Often a belief that a company is worth more than the value of all its stock is what drives an LBO. They buy the stock and take the company private, expecting to increase cash flow by improving operating efficiency or selling off units for cash to pay off debt. Although some LBOs do improve efficiency, many do not live up to investor expectations or generate enough cash to pay their debt.
Although headlines tend to focus on mega-mergers, “merger mania” affects small companies too, and motives for mergers and acquisitions tend to be similar regardless of the company’s size. The goal is often strategic: to improve overall performance of the merged firms through cost savings, elimination of overlapping operations, improved purchasing power, increased market share, or reduced competition. Oracle Corp. paid $5.85 billion to acquire Siebel Systems, its largest competitor in the sales automation programs market.
Company growth, broadening product lines, acquiring technology or management skills, and the ability to quickly acquire new markets are other motives for acquiring a company. Yahoo Inc.’s $1 billion cash purchase of a 40 percent stake in China’s biggest e-commerce firm, Alibaba.com, instantly strengthened its ties to the world’s second largest internet market.
Purchasing a company can also offer a faster, less risky, less costly option than developing products or markets in-house or expanding internationally. Amazon’s 2017 purchase of Whole Foods Market, an upscale grocery chain, for $13.7 billion was a move to enter the retail grocery sector. In addition to the new product market, this move offers Amazon opportunity to sell Amazon tech products in the grocery stores as well as access to an entirely new set of data on consumers.
Another motive for acquisitions is financial restructuring—cutting costs, selling off units, laying off employees, and refinancing the company to increase its value to stockholders. Financially motivated mergers are based not on the potential to achieve economies of scale, but rather on the acquirer’s belief that the target has hidden value to be unlocked through restructuring. Most financially motivated mergers involve larger companies. In January 2018, Brookfield Business Partners, a subsidiary of Canada’s Brookfield Asset Management, announced that it plans to acquire Westinghouse Electric Co LLC, the bankrupt nuclear services company owned by Toshiba Corp., for $4.6 billion. Brookfield has a history of turning around distressed businesses.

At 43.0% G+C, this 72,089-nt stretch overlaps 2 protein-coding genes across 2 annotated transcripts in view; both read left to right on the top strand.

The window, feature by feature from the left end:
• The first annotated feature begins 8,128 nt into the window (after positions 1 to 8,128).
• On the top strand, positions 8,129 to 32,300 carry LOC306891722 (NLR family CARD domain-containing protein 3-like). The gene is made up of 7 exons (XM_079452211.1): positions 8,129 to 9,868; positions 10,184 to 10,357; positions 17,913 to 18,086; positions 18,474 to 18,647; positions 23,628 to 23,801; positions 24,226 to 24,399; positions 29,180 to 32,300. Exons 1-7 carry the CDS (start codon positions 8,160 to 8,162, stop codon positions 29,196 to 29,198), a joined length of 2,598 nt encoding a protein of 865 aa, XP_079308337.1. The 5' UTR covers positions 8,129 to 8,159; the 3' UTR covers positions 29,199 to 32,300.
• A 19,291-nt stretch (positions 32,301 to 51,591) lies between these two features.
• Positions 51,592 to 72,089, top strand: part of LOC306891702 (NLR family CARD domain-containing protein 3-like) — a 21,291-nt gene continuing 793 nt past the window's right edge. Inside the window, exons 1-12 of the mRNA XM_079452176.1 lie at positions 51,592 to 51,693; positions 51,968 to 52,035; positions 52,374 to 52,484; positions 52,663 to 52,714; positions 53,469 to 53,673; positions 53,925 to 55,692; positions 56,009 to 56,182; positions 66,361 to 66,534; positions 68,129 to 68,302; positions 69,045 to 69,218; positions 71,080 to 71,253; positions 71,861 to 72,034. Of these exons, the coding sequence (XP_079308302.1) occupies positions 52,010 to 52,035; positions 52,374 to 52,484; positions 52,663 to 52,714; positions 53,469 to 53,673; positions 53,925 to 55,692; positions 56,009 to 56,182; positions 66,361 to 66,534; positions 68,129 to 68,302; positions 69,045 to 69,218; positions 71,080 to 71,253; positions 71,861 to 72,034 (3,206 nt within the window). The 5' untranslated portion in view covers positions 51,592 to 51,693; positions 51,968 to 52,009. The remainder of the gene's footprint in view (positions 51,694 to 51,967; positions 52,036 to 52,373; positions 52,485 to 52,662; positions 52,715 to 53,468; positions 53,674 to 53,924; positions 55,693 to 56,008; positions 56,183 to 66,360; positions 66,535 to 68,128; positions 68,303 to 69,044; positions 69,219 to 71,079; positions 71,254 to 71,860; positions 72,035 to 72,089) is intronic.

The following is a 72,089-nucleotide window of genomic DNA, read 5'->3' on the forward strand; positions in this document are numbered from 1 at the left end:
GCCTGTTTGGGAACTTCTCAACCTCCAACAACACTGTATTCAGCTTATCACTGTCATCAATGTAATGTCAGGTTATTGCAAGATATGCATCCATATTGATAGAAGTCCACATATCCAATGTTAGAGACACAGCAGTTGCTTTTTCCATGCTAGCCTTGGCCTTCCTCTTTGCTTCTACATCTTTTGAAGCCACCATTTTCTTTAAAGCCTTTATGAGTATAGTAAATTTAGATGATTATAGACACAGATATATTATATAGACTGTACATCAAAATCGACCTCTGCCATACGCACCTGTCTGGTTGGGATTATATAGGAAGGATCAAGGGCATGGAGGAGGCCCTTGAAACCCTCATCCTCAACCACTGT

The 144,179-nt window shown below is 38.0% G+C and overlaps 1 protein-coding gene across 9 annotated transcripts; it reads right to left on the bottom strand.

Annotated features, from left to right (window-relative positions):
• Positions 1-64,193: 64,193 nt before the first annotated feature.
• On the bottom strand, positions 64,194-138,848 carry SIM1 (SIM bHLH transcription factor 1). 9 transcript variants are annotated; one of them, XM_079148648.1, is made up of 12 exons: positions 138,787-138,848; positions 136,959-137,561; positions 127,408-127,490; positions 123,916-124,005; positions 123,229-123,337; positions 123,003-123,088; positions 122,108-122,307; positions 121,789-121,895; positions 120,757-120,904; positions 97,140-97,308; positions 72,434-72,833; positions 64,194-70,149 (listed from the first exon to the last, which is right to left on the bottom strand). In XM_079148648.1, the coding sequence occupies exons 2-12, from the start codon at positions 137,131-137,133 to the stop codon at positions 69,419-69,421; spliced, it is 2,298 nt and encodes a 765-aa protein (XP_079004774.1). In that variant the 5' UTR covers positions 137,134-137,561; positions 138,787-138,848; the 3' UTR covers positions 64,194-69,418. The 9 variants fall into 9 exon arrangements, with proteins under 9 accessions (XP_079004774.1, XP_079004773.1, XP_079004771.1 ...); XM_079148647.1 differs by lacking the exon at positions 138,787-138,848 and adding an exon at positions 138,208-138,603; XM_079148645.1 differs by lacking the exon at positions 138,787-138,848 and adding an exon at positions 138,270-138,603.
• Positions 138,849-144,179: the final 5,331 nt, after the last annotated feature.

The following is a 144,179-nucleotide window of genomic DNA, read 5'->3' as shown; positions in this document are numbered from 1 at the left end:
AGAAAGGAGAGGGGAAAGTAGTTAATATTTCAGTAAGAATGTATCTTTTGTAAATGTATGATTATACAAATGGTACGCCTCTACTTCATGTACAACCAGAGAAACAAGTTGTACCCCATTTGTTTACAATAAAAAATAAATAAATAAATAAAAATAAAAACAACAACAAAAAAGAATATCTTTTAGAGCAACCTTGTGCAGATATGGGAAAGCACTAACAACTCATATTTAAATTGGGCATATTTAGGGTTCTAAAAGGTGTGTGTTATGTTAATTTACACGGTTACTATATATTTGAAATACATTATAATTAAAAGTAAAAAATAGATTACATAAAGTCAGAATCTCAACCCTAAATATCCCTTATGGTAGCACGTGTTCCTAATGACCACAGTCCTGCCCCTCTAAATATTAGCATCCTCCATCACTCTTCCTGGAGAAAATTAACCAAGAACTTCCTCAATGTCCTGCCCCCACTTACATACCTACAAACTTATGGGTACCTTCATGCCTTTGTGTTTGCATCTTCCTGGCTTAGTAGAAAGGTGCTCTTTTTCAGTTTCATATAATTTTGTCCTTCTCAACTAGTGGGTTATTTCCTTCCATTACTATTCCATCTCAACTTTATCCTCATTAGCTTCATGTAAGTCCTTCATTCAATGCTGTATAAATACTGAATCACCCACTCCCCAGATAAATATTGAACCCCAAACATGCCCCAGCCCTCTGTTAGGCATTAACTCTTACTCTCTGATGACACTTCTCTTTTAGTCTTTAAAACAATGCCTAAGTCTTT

Along with the technology boom of the late 1990s, merger activity also soared. Total annual transactions averaged $1.6 trillion a year. Companies were using their stock, which had been pushed to unrealistically high levels, to buy each other. When the technology bubble burst in 2000, the level of merger activity dropped as well. It fell even further after the United States was attacked on September 11, 2001. Then massive corporate wrongdoing began to surface. Stocks plummeted in reaction to these events, and merger transactions, which generally track stock market movements, fell as a result.
Today, merger activity is once again on the rise. Propelled by a solid economy, low interest rates, good credit, rising stock prices, and stockpiles of cash, 2016’s $3.84 trillion of global M&A was historically a very strong year, with several blockbuster deals.
Size is definitely an advantage when competing in the global marketplace, but bigger does not always mean better in the merger business. Study results show that heady mega-mergers can, in fact, be a bust for investors who own those shares. So companies are wise to consider their options before stuffing their dollars in the biggest merger slot machine they can find. In their eagerness to snare a deal, many buyers pay a premium that wipes out the merger’s entire potential economic gain. Often managers envision grand synergies that prove illusory or unworkable or buy a company that isn’t what it seems—not fully understanding what they are getting.